Even though the writing may seem challenging on the surface, it is apparent that the actors are quick to embrace its realistic nature. The audience will be able to navigate it as well, finding the familiarities that may seem too elusive in typical dramatic realism.
“I think Churchill is a great observer of the way in which we try to behave in any given situation,” offers Fran. “So the character is dealing with any number of vibrant reactions to the situation but is choosing to express something on the surface that is entirely different. Like we often do in life.”
Pairing this particular writing style with such sweeping themes also creates a terrific dramatic tension for the audience, say the actors, as they try to anticipate where the play will take them. The through line of this piece is anything but typical, although the ending is very powerful.
“Churchill leaves the audience with questions to consider, but not just as an intellectual exercise,” says Fran. “If the actors do their jobs, I think the audience is left wondering about these people, and wondering what happens next even though Churchill does a great job of ending a play just where it needs to end. It’s a complete experience that takes up residence in the back of your mind.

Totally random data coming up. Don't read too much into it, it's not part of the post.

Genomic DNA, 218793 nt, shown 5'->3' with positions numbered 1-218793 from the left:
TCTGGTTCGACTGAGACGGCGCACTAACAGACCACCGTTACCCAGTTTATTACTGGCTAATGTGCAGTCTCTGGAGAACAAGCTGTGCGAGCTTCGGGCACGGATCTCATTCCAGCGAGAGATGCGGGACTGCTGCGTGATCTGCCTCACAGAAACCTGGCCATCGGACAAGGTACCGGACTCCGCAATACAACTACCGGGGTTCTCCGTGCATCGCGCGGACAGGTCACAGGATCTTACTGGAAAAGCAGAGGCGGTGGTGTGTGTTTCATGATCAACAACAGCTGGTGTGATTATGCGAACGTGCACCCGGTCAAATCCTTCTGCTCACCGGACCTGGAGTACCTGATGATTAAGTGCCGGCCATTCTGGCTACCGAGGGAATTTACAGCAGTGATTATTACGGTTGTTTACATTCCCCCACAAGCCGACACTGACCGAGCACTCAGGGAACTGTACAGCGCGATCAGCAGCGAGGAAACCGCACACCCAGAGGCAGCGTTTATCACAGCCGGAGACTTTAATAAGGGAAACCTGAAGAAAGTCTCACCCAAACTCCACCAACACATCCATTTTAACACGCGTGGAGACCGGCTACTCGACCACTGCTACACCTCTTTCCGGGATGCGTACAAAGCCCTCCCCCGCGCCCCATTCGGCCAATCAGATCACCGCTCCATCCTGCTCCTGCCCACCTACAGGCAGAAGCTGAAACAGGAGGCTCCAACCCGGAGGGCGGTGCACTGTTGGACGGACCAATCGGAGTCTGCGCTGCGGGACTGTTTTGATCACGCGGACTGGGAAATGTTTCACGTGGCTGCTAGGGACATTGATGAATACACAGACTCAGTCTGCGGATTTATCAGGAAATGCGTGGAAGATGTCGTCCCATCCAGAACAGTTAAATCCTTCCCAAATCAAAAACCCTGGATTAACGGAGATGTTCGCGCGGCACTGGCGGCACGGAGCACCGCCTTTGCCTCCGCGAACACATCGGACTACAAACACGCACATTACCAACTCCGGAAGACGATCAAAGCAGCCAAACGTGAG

As happens with Intrepid’s readings, the success of the performances resides in the audience’s willingness to engage and experience theatre in a new and imaginative way. Danielle says that A Number is the perfect choice for a reading series.